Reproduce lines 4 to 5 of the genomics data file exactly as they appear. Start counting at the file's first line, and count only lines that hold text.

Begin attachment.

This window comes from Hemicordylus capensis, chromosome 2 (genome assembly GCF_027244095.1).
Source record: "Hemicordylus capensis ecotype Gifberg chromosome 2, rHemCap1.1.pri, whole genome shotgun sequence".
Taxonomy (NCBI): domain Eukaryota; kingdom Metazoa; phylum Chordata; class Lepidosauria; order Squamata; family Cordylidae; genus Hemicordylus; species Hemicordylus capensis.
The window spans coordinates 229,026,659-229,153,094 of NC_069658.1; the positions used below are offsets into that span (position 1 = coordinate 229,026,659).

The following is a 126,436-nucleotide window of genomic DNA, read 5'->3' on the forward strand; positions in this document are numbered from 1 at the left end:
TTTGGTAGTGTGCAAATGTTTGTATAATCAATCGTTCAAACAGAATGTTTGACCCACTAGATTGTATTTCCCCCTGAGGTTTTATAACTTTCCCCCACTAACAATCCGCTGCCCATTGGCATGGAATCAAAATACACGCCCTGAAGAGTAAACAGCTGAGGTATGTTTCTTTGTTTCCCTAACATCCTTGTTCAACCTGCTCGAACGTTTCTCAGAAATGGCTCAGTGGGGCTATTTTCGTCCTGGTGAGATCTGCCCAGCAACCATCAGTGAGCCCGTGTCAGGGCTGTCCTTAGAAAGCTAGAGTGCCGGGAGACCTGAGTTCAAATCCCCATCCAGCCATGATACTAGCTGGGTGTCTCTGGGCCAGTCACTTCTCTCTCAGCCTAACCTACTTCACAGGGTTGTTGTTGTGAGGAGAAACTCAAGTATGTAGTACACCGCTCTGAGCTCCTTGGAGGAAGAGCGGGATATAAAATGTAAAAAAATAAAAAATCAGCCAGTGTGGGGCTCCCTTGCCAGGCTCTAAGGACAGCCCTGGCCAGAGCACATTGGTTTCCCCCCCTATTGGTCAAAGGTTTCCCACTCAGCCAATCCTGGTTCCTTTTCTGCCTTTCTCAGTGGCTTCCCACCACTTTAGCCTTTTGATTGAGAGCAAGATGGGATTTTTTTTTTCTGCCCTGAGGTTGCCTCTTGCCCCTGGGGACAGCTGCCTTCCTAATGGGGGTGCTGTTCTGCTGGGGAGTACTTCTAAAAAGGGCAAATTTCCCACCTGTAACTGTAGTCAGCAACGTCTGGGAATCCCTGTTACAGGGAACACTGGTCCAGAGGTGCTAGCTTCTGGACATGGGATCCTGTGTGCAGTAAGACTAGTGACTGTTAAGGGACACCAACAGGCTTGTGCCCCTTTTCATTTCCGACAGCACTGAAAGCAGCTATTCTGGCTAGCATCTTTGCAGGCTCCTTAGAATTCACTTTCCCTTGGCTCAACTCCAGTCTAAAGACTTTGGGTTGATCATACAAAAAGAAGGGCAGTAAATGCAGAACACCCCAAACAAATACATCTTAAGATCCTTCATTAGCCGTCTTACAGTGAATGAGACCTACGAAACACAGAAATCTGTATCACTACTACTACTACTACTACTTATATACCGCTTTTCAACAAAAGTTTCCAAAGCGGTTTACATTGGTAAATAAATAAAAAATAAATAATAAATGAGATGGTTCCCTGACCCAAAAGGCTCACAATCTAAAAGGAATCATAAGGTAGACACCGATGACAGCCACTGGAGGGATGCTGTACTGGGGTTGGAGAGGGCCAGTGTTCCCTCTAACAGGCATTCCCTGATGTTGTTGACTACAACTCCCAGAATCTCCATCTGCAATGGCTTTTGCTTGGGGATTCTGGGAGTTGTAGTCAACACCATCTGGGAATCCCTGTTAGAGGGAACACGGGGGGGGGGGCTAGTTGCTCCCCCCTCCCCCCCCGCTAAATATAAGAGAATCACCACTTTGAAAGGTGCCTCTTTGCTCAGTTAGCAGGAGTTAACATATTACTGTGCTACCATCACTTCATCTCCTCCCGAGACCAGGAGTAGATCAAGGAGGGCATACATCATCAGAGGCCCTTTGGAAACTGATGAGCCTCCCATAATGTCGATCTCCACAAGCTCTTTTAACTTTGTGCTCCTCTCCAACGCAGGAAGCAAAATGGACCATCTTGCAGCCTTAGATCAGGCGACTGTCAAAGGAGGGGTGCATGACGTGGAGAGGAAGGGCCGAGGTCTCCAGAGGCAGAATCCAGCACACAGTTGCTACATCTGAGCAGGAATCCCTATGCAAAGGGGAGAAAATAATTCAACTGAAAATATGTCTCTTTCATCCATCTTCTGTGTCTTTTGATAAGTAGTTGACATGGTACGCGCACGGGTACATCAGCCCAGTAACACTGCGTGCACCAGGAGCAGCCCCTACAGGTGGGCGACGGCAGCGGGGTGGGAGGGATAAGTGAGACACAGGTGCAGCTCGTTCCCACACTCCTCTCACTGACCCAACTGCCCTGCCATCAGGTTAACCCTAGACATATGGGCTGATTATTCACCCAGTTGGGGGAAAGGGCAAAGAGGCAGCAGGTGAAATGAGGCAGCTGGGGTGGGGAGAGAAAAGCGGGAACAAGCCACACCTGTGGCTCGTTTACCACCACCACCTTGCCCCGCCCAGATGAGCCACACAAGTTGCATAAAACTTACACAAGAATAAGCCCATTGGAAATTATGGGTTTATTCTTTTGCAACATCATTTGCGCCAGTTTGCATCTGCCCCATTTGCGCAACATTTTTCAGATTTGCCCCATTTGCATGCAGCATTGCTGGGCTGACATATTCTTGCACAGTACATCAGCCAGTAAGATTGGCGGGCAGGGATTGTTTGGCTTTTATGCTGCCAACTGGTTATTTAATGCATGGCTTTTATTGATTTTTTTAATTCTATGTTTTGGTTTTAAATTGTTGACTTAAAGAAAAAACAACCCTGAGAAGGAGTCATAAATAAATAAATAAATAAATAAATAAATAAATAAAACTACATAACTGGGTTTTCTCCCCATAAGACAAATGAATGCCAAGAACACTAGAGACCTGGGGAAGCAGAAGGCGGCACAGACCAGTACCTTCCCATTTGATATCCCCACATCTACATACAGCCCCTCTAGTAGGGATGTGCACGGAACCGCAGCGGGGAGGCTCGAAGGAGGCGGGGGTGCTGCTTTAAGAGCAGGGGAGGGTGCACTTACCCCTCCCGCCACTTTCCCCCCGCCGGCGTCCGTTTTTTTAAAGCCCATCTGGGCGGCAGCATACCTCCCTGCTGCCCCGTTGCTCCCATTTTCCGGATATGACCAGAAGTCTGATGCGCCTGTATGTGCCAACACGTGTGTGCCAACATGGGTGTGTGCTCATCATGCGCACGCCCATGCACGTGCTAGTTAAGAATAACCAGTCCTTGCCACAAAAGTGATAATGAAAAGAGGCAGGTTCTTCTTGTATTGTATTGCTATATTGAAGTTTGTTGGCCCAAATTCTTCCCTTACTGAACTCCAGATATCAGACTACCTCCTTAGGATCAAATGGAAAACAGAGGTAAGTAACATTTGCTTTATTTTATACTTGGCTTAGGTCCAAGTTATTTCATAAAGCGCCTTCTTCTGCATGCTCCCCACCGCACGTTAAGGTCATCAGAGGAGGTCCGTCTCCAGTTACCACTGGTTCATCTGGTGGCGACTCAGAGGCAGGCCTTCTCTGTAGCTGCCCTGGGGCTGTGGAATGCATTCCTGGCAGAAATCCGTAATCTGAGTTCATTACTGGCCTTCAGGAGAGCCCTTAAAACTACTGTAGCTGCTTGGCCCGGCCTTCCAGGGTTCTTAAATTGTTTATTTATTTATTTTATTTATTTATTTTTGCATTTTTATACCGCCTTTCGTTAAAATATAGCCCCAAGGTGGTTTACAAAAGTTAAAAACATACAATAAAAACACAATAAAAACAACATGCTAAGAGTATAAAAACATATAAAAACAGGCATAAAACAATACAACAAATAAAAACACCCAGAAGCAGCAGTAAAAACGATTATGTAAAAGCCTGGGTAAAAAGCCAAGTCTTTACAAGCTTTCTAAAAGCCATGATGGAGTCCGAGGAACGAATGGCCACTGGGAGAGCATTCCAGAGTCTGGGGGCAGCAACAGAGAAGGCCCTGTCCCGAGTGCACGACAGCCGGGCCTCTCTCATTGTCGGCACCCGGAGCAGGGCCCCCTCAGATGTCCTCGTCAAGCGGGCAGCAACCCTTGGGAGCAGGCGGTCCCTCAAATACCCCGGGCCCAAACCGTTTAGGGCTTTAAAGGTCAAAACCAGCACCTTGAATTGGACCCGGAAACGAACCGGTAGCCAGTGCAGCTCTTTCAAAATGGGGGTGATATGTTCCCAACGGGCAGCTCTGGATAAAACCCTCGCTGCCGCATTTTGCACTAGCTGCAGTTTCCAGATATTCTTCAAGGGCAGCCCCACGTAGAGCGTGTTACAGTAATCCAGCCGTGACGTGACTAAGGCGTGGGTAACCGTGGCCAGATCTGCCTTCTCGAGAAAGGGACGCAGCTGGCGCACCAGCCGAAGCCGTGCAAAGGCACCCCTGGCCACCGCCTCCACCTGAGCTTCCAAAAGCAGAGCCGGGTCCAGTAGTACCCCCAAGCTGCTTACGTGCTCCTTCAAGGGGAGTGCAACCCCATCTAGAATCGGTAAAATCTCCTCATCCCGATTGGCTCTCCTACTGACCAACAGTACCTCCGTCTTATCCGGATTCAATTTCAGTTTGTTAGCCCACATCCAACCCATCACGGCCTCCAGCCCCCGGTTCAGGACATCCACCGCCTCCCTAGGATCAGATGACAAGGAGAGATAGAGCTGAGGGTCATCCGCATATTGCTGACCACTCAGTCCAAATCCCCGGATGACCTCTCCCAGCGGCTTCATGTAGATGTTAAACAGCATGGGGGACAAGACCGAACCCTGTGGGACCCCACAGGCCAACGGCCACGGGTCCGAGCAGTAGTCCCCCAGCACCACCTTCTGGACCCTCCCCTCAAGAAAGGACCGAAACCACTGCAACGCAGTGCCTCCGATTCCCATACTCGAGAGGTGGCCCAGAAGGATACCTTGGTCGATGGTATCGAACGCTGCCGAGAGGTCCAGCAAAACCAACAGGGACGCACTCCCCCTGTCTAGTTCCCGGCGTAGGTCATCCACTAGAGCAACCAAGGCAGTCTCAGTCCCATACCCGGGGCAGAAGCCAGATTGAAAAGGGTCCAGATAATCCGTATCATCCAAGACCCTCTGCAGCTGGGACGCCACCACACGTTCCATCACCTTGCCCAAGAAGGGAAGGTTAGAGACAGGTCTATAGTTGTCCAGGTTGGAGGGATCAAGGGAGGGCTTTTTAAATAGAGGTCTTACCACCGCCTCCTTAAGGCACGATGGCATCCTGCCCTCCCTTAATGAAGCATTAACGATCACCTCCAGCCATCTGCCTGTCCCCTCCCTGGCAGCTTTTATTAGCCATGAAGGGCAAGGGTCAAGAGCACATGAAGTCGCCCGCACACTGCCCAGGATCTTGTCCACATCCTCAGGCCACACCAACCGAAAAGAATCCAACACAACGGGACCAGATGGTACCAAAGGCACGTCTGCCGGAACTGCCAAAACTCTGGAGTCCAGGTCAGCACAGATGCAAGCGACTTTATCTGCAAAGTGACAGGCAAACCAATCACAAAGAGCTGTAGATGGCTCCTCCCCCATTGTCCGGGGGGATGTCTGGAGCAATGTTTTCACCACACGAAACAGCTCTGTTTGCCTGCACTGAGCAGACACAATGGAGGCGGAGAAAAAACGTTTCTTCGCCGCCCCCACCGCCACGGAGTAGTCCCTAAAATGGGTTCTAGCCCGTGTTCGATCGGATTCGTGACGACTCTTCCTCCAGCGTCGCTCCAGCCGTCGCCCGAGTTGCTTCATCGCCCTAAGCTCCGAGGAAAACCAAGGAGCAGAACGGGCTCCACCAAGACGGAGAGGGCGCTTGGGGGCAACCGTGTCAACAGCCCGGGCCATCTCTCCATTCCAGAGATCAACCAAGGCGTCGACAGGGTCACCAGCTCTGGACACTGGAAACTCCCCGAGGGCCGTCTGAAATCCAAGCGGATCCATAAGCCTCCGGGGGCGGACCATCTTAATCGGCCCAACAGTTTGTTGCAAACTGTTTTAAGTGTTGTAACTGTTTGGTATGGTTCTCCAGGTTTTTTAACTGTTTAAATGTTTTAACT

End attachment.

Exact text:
The window spans coordinates 229,026,659-229,153,094 of NC_069658.1; the positions used below are offsets into that span (position 1 = coordinate 229,026,659).

The following is a 126,436-nucleotide window of genomic DNA, read 5'->3' on the forward strand; positions in this document are numbered from 1 at the left end: